Razor cleaner

Back in 1901 Mr Ernest F Ogborn patented a razor cleaner, presumably because he was tired of using razor cleaning paper. I briefly mentioned this patent when I discussed the sanitary package, but I figured a closer look could be fun.

As a reminder, a razor cleaning paper was1 a soft paper used for wiping excess lather and moisture of a straight edge razor. While nothing particularly special or difficult to get hold of, a barber would go through a lot of them during the day. This would create waste, as well as costing money. Mr Ogborn had a handy solution to both issues.

The razor cleaner patent

The object of the invention is to obviate the employment of paper in removing the lather from a razor when used in shaving.
A further object is to provide a device of the character specified which is adapted to be attached to the hand of the user, whereby it will always be in convenient position for use.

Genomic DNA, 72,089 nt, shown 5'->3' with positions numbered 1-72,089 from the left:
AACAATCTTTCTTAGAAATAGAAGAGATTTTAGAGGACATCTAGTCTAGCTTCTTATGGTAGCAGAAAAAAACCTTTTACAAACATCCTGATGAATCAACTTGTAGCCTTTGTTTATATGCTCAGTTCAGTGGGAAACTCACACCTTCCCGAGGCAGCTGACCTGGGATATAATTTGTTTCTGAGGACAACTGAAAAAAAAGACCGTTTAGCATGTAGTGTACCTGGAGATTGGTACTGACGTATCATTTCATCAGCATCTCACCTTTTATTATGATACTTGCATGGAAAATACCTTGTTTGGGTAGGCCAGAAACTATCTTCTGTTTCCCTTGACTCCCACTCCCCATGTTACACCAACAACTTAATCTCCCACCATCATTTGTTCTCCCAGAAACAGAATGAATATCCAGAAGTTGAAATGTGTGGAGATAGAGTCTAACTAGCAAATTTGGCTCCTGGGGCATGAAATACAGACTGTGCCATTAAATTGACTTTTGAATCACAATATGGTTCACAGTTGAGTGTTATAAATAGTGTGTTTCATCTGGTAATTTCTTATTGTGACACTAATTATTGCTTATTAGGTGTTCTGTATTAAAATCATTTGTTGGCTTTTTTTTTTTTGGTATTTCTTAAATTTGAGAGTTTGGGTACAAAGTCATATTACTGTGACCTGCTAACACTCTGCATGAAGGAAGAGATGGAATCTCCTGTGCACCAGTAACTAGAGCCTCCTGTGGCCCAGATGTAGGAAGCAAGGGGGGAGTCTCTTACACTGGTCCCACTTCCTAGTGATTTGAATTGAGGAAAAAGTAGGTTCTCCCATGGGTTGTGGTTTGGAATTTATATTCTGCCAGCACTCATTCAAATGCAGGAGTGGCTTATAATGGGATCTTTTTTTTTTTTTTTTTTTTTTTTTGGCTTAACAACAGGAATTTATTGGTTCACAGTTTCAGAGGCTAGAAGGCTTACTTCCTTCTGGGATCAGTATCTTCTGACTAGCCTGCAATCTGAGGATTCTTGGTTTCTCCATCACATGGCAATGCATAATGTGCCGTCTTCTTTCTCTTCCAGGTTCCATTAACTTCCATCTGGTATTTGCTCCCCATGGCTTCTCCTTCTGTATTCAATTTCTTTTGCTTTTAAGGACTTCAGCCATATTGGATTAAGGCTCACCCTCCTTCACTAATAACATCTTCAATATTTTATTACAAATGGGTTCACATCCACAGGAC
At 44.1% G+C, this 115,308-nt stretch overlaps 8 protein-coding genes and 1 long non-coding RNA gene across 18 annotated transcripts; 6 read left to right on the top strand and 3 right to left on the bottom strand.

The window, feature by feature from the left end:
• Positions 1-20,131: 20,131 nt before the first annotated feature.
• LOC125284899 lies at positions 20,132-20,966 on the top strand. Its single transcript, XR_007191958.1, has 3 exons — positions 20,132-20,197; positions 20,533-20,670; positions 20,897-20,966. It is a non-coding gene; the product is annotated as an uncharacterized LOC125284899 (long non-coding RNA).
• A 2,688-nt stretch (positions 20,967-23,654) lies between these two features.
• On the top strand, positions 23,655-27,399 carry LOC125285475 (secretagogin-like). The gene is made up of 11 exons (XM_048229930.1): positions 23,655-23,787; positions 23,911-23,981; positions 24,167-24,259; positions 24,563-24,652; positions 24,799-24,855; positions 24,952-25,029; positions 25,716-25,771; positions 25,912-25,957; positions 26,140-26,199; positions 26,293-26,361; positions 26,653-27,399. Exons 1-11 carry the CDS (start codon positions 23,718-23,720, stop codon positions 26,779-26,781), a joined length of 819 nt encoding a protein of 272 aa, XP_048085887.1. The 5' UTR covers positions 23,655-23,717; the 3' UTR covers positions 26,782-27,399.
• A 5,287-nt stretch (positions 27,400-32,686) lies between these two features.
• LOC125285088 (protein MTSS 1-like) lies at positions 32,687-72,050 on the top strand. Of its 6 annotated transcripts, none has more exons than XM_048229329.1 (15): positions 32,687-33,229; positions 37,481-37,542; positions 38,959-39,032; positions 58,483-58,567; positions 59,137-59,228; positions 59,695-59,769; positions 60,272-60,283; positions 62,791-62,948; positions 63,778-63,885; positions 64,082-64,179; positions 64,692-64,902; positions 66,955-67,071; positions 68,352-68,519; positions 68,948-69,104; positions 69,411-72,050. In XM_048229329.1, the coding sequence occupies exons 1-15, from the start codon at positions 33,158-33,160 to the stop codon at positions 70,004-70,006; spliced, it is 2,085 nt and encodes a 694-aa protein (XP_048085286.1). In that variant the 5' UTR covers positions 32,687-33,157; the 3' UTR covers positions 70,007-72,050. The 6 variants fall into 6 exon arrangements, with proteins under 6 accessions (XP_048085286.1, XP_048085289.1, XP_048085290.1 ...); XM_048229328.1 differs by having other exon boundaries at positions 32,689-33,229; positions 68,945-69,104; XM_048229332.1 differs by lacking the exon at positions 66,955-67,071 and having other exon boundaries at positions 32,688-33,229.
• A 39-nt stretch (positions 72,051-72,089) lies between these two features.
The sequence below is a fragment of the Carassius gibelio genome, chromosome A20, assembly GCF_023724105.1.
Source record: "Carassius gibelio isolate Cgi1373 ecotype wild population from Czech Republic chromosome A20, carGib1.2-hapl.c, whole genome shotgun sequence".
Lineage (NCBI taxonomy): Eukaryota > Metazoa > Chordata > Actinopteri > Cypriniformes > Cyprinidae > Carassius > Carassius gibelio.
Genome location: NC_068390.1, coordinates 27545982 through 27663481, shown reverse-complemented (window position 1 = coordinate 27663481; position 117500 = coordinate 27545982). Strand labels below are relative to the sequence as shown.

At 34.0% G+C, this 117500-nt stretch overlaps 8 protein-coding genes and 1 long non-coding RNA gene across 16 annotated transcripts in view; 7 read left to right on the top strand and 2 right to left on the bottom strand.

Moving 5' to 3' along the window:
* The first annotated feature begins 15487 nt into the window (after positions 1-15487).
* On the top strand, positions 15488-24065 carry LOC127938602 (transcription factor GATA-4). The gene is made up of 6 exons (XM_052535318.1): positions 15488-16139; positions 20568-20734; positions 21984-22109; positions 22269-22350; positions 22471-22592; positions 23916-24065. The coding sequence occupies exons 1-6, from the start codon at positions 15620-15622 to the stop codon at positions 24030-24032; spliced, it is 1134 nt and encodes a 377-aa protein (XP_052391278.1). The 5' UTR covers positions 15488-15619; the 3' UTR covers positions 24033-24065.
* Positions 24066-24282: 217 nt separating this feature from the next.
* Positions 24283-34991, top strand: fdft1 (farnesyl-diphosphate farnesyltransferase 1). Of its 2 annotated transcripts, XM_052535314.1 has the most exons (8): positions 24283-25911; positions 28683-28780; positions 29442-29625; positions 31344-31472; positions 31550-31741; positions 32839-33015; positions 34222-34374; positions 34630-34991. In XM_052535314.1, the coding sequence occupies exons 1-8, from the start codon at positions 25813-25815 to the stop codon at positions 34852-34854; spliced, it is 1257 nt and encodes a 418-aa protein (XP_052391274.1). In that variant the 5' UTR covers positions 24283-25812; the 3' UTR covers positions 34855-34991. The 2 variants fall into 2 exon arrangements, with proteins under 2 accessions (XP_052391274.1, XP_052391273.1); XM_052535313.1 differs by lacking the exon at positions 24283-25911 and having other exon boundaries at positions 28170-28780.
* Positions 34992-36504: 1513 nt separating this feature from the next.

From US patent 706,997
The patent drawing for US patent 706997, showing Mr Ogborn's razor cleaner
Patent drawing from US patent 706,997

The breakdown

This is not a complex or hard to understand patent. There is no moving parts, no esoteric knowledge required. It is, when all is said and done, a rubber cup secured to the back of the hand with two rubber bands.

To use it, the shaver2 would simply drag the flat of the razor over the edge of the cup. The razor cleaner is, to be a little snarky, a squeegee for a straight razor. The cup would collect the excess lather, and could easily be rinsed out when full. If the rubber bands broke, the patent points out that they could be replaced for a minimal cost.

Wrap up

The razor cleaner is a simple idea that ought to work well. Work well for a straight razor, that is. For a safety razor it would work much less well. I have no idea of Mr Mr Ogborn ever got the razor cleaner into production. If he did the rubber will most likely have decayed ages ago, and the devices most likely thrown away. It is a shame, but it seem to have happened to most of shaving history.

The full patent can be viewed at Google Patents. And I still have a whole page filled with posts about old shaving patents and oddities, if you want to read more.

Footnotes

  1. Or is, for those who still uses razor cleaning paper.
  2. Or – perhaps more likely – the barber.

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